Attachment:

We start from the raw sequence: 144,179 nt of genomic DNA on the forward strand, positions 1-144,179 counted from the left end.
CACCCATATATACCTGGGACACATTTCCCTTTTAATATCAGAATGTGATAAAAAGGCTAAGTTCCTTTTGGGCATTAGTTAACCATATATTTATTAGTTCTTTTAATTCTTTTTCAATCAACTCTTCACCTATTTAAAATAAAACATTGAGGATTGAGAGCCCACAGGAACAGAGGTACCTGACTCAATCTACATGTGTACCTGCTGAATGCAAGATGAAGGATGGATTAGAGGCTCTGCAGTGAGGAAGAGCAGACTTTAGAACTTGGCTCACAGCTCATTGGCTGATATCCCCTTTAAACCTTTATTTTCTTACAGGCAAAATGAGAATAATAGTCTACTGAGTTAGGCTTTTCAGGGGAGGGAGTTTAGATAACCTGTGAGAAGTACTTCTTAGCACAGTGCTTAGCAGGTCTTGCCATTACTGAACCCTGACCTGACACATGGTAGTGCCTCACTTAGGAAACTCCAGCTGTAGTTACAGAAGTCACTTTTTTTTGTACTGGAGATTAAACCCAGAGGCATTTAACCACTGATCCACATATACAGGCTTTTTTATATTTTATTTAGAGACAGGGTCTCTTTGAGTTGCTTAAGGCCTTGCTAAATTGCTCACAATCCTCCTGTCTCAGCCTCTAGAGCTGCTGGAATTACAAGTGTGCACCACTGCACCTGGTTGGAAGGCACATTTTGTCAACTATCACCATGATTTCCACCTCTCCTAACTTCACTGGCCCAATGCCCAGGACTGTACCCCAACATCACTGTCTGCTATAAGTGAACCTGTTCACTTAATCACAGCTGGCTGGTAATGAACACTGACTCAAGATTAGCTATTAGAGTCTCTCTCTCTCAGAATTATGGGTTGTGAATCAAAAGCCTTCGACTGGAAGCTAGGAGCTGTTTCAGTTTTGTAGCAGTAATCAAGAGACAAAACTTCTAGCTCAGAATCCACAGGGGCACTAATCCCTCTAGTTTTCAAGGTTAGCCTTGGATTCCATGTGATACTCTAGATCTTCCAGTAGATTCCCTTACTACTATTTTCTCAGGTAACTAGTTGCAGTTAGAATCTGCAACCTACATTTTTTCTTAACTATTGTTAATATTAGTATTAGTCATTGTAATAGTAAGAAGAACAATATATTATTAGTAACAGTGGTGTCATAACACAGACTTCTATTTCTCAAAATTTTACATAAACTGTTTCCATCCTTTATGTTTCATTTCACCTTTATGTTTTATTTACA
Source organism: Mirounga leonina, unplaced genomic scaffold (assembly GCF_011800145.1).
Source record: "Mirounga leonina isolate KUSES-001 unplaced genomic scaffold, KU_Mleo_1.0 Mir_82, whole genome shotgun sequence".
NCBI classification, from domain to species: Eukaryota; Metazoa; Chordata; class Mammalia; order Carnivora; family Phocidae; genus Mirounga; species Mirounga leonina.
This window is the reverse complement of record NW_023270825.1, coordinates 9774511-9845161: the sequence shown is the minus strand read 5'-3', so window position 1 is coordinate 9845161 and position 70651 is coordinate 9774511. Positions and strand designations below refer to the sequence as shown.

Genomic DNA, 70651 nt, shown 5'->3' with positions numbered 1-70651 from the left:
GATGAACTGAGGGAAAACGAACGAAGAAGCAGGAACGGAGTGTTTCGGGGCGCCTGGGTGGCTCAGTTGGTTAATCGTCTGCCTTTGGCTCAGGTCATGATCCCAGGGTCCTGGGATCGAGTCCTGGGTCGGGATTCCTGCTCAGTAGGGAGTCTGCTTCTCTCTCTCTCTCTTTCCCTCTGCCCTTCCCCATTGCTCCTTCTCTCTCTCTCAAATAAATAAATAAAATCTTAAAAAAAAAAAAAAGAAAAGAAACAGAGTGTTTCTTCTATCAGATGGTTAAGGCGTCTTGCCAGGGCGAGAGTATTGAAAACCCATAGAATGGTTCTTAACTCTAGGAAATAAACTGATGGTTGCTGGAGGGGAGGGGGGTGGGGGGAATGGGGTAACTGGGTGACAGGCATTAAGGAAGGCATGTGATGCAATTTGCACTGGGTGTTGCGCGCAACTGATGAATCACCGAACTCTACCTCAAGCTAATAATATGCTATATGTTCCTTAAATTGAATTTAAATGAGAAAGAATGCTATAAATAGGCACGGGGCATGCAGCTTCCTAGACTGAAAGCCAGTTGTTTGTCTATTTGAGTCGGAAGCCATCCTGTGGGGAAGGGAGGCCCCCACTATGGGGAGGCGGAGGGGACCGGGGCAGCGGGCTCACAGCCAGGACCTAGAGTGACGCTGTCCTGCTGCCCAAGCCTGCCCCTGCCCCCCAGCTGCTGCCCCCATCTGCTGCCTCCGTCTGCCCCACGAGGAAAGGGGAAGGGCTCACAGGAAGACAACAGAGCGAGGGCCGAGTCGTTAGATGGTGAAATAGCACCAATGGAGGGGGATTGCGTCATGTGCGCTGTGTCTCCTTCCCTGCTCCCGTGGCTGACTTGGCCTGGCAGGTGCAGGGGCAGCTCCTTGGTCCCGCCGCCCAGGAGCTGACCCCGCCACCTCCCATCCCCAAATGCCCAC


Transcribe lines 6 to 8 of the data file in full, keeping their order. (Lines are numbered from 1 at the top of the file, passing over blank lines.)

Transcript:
This window is the reverse complement of record NW_023270825.1, coordinates 9774511-9845161: the sequence shown is the minus strand read 5'-3', so window position 1 is coordinate 9845161 and position 70651 is coordinate 9774511. Positions and strand designations below refer to the sequence as shown.

Genomic DNA, 70651 nt, shown 5'->3' with positions numbered 1-70651 from the left:
GATGAACTGAGGGAAAACGAACGAAGAAGCAGGAACGGAGTGTTTCGGGGCGCCTGGGTGGCTCAGTTGGTTAATCGTCTGCCTTTGGCTCAGGTCATGATCCCAGGGTCCTGGGATCGAGTCCTGGGTCGGGATTCCTGCTCAGTAGGGAGTCTGCTTCTCTCTCTCTCTCTTTCCCTCTGCCCTTCCCCATTGCTCCTTCTCTCTCTCTCAAATAAATAAATAAAATCTTAAAAAAAAAAAAAAGAAAAGAAACAGAGTGTTTCTTCTATCAGATGGTTAAGGCGTCTTGCCAGGGCGAGAGTATTGAAAACCCATAGAATGGTTCTTAACTCTAGGAAATAAACTGATGGTTGCTGGAGGGGAGGGGGGTGGGGGGAATGGGGTAACTGGGTGACAGGCATTAAGGAAGGCATGTGATGCAATTTGCACTGGGTGTTGCGCGCAACTGATGAATCACCGAACTCTACCTCAAGCTAATAATATGCTATATGTTCCTTAAATTGAATTTAAATGAGAAAGAATGCTATAAATAGGCACGGGGCATGCAGCTTCCTAGACTGAAAGCCAGTTGTTTGTCTATTTGAGTCGGAAGCCATCCTGTGGGGAAGGGAGGCCCCCACTATGGGGAGGCGGAGGGGACCGGGGCAGCGGGCTCACAGCCAGGACCTAGAGTGACGCTGTCCTGCTGCCCAAGCCTGCCCCTGCCCCCCAGCTGCTGCCCCCATCTGCTGCCTCCGTCTGCCCCACGAGGAAAGGGGAAGGGCTCACAGGAAGACAACAGAGCGAGGGCCGAGTCGTTAGATGGTGAAATAGCACCAATGGAGGGGGATTGCGTCATGTGCGCTGTGTCTCCTTCCCTGCTCCCGTGGCTGACTTGGCCTGGCAGGTGCAGGGGCAGCTCCTTGGTCCCGCCGCCCAGGAGCTGACCCCGCCACCTCCCATCCCCAAATGCCCAC